To myself planning should allow for the social characterisitics of a community to emerge within in the framework established by the plan. These characteristics of the community will change as the demographic component changes but at that point I believe the character of the community will have mutured to the point to where it will influence and shape peoples perspective on how the community should be.

    On the other hand it is sort of a crap shoot!
    Looking for Sanity
    In this Crazy Land Of Ours

  11. #11
    Cyburbian wahday's avatar
    Registered
    May 2005
    Location
    New Town
    Posts
    3,826
    Quote Originally posted by jeafl View post
    If your goal is to have an urban settlement that 1. Leads to a socio-economically integrated society, that 2. Uses a minimum of raw materials to create and a minimum of energy to contain while 3. maintaining property values and 4. promoting higher per capita incomes- don’t we already know what works? So why do we need planners to continually tell us what to do?
    Depends on who the "we" is that supposedly knows all of this. And I would agree that we (meaning planners) don't actually know. We have a good idea of some of the elements involved, but as has been pointed out, every circumstance is different and things change over time.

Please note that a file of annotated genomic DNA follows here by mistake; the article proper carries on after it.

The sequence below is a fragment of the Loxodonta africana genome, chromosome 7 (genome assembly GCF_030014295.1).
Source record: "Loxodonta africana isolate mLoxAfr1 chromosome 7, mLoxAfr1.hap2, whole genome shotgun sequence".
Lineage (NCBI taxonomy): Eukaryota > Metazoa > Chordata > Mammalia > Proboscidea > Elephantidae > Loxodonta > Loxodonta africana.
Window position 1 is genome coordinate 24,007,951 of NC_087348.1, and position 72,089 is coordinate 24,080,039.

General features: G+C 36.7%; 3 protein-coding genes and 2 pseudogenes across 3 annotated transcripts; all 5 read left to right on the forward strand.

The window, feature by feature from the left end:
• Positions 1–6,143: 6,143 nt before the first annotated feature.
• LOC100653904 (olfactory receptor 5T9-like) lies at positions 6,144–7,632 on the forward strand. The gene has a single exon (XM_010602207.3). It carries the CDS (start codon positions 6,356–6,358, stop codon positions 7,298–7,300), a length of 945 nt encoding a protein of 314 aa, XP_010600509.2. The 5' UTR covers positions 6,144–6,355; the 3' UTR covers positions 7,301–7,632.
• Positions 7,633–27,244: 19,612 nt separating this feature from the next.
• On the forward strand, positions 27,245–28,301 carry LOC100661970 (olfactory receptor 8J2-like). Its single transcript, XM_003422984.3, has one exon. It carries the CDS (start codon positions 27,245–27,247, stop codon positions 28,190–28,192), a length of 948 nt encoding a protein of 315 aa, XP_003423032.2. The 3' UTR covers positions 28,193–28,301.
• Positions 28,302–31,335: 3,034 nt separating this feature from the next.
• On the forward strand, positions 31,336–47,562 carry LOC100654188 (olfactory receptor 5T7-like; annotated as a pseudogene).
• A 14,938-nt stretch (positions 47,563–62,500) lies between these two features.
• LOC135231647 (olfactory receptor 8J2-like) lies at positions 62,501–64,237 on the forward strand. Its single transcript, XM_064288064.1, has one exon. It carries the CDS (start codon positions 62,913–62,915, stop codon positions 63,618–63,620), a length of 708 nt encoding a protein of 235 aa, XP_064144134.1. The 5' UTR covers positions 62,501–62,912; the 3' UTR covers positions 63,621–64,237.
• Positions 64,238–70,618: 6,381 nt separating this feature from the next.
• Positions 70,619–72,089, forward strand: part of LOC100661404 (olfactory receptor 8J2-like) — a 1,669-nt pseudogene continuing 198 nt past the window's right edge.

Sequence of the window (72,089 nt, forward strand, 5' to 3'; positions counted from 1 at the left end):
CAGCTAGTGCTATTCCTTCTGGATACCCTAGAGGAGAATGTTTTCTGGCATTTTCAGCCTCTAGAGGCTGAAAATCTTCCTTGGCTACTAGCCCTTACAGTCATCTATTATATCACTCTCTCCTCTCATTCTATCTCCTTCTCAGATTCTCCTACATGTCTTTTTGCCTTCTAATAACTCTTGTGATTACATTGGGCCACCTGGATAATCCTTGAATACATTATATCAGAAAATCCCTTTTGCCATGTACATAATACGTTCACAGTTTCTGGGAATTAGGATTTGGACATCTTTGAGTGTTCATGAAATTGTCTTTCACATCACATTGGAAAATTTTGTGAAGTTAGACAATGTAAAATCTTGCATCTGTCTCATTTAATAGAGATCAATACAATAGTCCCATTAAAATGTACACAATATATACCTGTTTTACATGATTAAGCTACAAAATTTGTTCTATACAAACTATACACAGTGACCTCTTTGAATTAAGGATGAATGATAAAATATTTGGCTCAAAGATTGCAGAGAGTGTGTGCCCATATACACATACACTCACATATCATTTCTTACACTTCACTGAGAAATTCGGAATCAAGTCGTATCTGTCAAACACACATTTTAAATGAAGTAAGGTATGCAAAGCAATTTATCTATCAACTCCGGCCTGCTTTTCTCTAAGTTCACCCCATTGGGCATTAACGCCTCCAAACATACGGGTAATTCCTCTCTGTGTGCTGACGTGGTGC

Many hands make a great place. Developers, residents, the City, etc. But without Planners and without the regulations planning creates, we would probably not have very many of the things on your numbered list. The wealthy would zone the poor out of their part of town, developers would continue to use the cheapest materials for construction and pass on ancillary or ongoing costs - like high heating bills due to low quality insulation - to the buyers (because, really, the developer does not gain much from making super efficient homes except that they have to charge more to recoup those costs) and so on. And maintaining property values is the direct result of (among other things) ensuring that incompatible uses do not negatively impact the City's functionality (the cement plant next to the school, for example). Without zoning and without public input on large projects like that, we would definitely see a lot more volatility in terms of property values.

    Planning, and especially planning with public input, is messy business. But that doesn't mean it isn't worthwhile.

    My two cents. Now I go eat lunch.
    The purpose of life is a life of purpose

+ Reply to thread

More at Cyburbia

  1. Replies: 15
    Last post: 27 Dec 2012, 1:55 PM
  2. Replies: 51
    Last post: 12 Dec 2011, 2:11 AM
  3. GIS and urban planners
    Student Commons
    Replies: 12
    Last post: 29 Jul 2008, 12:27 AM
  4. Replies: 15
    Last post: 28 Dec 2004, 1:51 PM
  5. Urban planners roles
    Make No Small Plans
    Replies: 8
    Last post: 15 May 2001, 3:55 PM